non-formal learning).
The main key activities of these national support centres would be:

Creating an up-to-date repository of local open knowledge resources in the country


(including in regional languages).

Providing support services to train people in the development and 5Rs of open
knowledge resources. These would include offering services for the unemployed
and stimulating entrepreneurship by the use of OER, etc. In addition, the support
centre could act as a clearinghouse to handle copyrightcopyleft issues for those
developing open resources.

Providing an open platform that facilitates collaboration, sharing, improvement, the


aggregation of existing resources, quality review processes, and so forth.

Marketing, dissemination, joint action to reach citizens.

Exchange of good practices, open educational practices.

Strengthening collaboration between citizens (open communities and networks)


and between knowledge providers and/or HEIs.

Evaluating the use of all facilities offered to customers.

Securing the benefits for stakeholders.

Researching the societal effects and benefits.

Participating in OER research hubs.

More specifically related to MOOCs, these support centres could:

64

Support the development of MOOCs by universities and other knowledge


institutions.

Offer a delivery platform for MOOCs, enabling universities to use new pedagogies
in delivery when the existing platforms do not suffice (e.g., learning communities,
large-scale tuition, new forms of assessment).

Encourage the uptake of MOOCs by citizens.

Stimulate the uptake of MOOCs by professionals and enterprises (knowledge


transfer, innovation).

Making Sense of MOOCs:


A Guide for Policy-Makers in Developing Countries

Enable universities and teaching staff to develop, share and deliver MOOCs as well
as blended and online teaching and learning in general.

Foster institutional leadership in the educational sector, the professional development


of staff, the sharing of new pedagogies and good practices, technology support,
research and evaluation.

Key partners in this, aside from universities and knowledge/research institutions, are (i) civil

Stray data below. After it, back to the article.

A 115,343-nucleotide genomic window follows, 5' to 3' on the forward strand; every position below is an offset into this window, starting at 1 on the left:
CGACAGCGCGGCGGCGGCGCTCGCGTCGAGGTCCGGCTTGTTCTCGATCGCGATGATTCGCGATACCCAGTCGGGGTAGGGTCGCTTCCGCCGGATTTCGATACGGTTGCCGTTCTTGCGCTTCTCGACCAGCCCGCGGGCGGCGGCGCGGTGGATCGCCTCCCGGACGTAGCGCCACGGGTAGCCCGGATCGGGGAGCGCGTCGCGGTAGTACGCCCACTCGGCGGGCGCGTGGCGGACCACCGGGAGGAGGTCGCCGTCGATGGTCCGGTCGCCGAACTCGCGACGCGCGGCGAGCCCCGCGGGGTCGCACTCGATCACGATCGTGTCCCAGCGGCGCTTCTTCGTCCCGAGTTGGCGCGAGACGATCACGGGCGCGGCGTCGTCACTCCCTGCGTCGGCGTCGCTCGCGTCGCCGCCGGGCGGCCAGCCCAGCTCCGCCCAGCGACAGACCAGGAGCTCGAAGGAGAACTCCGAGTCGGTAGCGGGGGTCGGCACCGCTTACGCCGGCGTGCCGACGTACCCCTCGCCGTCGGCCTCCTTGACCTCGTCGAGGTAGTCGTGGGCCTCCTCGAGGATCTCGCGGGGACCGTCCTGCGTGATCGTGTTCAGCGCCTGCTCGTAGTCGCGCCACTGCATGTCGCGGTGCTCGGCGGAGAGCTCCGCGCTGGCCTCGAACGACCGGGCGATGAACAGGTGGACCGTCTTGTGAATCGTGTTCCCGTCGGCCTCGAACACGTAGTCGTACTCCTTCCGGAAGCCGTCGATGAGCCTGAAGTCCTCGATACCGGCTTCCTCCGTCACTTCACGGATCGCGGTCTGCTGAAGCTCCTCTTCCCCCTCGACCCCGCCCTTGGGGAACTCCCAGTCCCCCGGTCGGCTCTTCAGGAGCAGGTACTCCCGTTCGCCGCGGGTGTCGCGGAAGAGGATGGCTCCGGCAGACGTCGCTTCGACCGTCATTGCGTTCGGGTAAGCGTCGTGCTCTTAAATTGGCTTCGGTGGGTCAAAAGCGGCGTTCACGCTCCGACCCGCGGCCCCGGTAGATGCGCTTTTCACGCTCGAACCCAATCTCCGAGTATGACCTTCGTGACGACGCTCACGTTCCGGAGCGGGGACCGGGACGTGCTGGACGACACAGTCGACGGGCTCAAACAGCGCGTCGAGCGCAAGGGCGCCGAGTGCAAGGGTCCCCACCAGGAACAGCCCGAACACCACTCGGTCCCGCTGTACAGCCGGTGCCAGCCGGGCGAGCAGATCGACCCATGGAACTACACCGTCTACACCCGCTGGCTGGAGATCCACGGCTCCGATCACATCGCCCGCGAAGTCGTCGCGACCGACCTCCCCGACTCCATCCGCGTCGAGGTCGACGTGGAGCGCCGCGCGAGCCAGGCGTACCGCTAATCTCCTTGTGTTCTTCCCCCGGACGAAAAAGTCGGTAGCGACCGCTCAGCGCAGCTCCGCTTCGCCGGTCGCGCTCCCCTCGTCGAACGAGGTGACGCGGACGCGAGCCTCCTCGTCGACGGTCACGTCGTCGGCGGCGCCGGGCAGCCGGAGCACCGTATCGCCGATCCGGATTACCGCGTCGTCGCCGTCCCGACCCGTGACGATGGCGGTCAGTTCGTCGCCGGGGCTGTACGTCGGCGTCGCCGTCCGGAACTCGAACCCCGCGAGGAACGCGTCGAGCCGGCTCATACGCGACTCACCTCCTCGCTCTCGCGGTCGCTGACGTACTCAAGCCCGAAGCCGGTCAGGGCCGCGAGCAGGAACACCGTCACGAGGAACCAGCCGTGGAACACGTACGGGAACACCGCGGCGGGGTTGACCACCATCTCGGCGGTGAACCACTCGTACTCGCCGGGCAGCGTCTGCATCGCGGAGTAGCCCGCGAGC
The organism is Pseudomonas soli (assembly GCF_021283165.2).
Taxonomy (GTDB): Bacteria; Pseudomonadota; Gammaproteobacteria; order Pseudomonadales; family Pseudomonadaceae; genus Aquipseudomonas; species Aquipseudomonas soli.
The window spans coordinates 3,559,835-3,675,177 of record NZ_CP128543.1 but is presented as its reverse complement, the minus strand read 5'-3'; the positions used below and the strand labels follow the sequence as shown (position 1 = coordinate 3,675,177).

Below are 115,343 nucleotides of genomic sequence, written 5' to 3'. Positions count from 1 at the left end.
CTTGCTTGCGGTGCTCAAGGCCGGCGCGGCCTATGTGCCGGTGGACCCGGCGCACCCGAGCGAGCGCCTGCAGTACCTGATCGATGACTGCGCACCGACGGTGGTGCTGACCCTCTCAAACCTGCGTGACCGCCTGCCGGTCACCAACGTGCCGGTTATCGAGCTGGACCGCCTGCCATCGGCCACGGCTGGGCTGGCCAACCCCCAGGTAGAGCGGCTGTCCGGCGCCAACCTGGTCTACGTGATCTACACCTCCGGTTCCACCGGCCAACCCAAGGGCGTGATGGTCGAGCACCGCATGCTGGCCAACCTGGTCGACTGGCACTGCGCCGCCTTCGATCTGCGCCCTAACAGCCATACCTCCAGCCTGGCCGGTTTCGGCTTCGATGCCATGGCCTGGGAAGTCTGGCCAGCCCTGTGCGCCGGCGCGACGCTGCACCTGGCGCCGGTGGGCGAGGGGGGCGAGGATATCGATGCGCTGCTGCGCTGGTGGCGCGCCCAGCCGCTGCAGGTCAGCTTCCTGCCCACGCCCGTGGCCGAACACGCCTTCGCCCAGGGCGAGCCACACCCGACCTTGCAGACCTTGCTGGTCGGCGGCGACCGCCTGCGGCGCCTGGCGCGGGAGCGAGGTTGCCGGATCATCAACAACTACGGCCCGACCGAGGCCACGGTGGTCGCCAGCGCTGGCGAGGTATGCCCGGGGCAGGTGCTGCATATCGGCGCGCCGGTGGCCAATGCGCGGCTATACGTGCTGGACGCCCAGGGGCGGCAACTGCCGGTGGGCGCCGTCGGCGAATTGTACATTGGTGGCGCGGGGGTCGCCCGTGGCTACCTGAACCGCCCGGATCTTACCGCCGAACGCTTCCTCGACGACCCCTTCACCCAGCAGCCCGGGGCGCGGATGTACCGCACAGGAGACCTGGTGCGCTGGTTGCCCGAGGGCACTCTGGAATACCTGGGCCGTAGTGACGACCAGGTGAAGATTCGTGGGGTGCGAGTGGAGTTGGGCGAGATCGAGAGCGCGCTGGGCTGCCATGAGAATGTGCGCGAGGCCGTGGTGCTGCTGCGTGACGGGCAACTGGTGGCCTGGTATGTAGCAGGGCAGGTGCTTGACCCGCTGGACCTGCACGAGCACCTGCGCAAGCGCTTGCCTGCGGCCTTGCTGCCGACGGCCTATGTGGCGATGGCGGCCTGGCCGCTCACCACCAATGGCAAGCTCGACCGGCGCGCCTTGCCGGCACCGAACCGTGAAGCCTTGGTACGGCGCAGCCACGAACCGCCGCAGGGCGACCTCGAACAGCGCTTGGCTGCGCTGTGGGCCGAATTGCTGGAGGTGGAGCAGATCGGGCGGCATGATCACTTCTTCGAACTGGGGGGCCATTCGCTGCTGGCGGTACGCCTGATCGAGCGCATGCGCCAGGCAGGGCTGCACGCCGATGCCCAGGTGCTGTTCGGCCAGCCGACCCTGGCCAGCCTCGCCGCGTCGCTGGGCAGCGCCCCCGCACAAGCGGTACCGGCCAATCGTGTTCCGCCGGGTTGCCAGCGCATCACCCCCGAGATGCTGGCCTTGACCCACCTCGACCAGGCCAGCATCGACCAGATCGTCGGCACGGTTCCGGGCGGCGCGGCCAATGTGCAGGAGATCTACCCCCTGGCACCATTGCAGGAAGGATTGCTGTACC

society organisations, to act as bridges to citizens and thereby encourage the uptake of
MOOCs and (ii) regional development organisations, cities and other public authorities, as
well as professional training institutes and social partners promoting the uptake of MOOCs
for innovation and development.

The role of government policies in facilitating support


centres
Governments invest in tertiary education. In 2010, the OECD countries spent, on average,
about 1.6per cent of their GDP on tertiary education (OECD, 2014). The relative earnings for
tertiary-educated adults in OECD countries are, on average, over 1.5 times higher than those
of adults with an upper secondary education. More importantly, many studies demonstrate
that learning is the main driver in fostering civic participation (International Association for the
Evaluation of Educational Achievement, 2016).
MOOCs, as well as other forms of online and blended education, are seen by governments
as a new and flexible way to educate the many and even to increase the quality of education
while keeping total costs equal.
Opening up education cannot be successful without opening up policy. To accelerate this
process, governments should support the development, delivery and use of MOOCs. This
will involve:

open licensing policy to ensure that all of the results and knowledge resources
of publicly funded projects, educational organisations (from schools to HEIs),
research institutes and governmental bodies are (increasingly) published in a central
database, with an open licence;

regional and national support centres to fund MOOCs and to support key activities
for the development and delivery of MOOCs and their uptake by citizens and
enterprises; and

incentives for collaboration in the development, sharing and reuse of knowledge


resources.

Making Sense of MOOCs:


A Guide for Policy-Makers in Developing Countries

65

Focus on collaboration in open educational practices


Collaboration in open education has to do with any practice or policy by an institution/
organisation that prompts:

the exchange of open educational practices (OEPs) such as pedagogies, repositories,


guidelines and training;

formal or informal agreements to support OEPs; these can take place at different
levels intra-institutional, inter-institutional, national and/or cross-national; and

the acceptance and recognition of learning achievements in open education curricula


for example, by issuing certificates and/or credits from third-party organisations.

In a broader perspective, OEPs relate to all possible barriers in education, but they also hold
the potential to contribute to solving the latter:

Rights and licensing (e.g., by applying policies that require the use of open licences